violent reaction…


I guess the party is over… I’d always heard about the “flu-like reactions” to Rebif, which is why they suggest injecting it at night so that you can sleep through the side effects. Even the tougher folks I’d talked with, when I started on Rebif last November, told me that when the doctors recommended taking an analgesic with the injection to offset the side effects, to definitely do it.

I took ibuprofen with my first injection, but felt nothing. I didn’t even have a site reaction–no redness around the site of the injection. Since then, I’ve started having silver-dollar-size circles around my injection sites, but nothing else.

Last night, though, I had a fairly violent response that I can only attribute to Rebif. I woke up feverish and chilled in the middle of the night, and with an awful migraine. I was able to get rid of most of the headache, but I sweated buckets. It certainly felt like the flu…

On the other hand, being out of town, my routine isn’t the same, and maybe I’m not drinking as much water as I should? (I thought I was doing OK, but now, I’m redoubling my efforts.)

If anyone else has had a flu-like response to Rebif, I’d love to hear how you’ve dealt with it, and/or avoided them…


5 Responses to “violent reaction…”

  1. This may not be an issue at this time. As you’re body recognizes Rebif, things will settle down. What I like about Rebif is with 3x weekly injections, I’m keeping a steady state, if you will, of medication in my body, good protection. For that, I’m grateful. Regarding red/pink site reactions, After removing the syringe cap, I check the need. Sometimes there is a little medicine which could cause a reaction topically. Foreign substance our body reacts to. .

    • Hi Catherine!
      Oddly, I started having the reactions at the 5-6 month point, and I started having the fever/chills side effect 7 months or so after starting it. I don’t know what other changes my body has been experiencing…. makes me a bit worried, but you can’t keep on worrying about too much!

      And with re: the syringe itself, I always give it a little flick to make sure there’s no drip at the front edge of the needle, since I also figure that injecting with an initial higher concentration at the site (which, effectively, this would cause) would cause excess burn. In any case, no relapses, so I’m still putting up with the pain…

      • Hi Brooke!
        Thank you for your details above. Sure sounds like you’re doing a good job and no relapses! Priceless!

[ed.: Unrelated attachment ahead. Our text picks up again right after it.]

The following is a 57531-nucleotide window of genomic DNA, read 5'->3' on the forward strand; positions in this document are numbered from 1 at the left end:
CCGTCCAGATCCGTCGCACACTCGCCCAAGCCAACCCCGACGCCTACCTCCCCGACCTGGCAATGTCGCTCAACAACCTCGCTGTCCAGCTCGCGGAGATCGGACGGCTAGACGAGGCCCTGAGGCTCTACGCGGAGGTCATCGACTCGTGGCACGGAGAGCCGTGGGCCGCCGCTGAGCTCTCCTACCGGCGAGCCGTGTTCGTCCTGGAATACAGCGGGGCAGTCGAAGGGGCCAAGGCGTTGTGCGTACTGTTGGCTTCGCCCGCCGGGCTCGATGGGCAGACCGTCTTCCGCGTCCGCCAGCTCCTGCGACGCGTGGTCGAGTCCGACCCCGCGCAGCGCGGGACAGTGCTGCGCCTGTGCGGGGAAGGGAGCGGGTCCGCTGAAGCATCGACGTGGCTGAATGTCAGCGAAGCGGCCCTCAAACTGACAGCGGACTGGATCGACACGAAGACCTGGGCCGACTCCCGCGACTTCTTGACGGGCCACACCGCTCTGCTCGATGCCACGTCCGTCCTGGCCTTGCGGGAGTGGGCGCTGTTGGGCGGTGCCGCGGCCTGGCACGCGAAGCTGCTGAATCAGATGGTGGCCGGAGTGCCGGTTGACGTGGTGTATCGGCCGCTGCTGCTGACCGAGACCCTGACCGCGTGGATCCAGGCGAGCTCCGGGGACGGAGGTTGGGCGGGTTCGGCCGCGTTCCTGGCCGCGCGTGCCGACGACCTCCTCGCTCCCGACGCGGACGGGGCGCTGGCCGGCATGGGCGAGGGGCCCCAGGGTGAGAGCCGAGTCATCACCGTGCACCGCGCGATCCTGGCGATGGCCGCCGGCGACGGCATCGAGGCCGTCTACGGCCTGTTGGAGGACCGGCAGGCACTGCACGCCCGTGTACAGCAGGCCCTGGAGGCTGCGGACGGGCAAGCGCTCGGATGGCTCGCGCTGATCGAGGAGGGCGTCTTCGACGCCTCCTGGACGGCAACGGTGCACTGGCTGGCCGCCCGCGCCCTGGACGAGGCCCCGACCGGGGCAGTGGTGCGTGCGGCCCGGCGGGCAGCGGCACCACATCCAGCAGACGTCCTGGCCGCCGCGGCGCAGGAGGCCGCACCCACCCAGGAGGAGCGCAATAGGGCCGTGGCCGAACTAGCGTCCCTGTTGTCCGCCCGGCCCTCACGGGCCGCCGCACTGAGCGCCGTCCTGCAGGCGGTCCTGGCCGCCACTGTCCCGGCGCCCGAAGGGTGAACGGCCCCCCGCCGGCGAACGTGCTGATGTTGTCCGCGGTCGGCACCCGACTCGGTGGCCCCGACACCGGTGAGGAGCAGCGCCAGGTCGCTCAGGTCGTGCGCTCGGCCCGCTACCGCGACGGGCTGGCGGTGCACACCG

I’ve been on Rebif since 2002 and have not had any new lesion development or relapse. Like you putting up with the pain, results keep me compliant. I didn’t have this success on two previous DMDs.

        To possibly assist with the pain, do you bring you injection to room temp? Place under your arm for a few minutes? I find this helps me. Can you contact your MSLifeLines Nurse re above?

      • I did put in another call today (I have a new nurse… I put in a call a few months ago and got no response). We’ll see what happens.

        I’ve heard that suggestion before–putting the syringe under the armpit, especially important as we go into colder times. For me, though, what I do is hold it in my warm fist for a while, then give the syringe a few flicks, and hold it in my fist for a while again. This way, I make sure that any potentially cooler liquid in the center is warmed up. I repeat the flick-palm pattern a few times, to make sure it’s all stirred up and distributed. (Ah, such a former research scientist…) Yet still no improvement.

        I tried my outer hip/upper glute max region again last night, and it stung like the devil. (The devil stings? Questioning the origin of that phrase… anyway, I digress…) I don’t think I have much subQ fat there. Ah, a reason to keep eating Halloween candy–so I can retain my subQ fat for injections! šŸ˜€

      • Your humor brought instant smiles here. I like your “research scientist” approach to warming your injection! I also completely agree with eating lots of candy to build that subQ fat! What a great benefit to being diagnosed with MS! šŸ™‚

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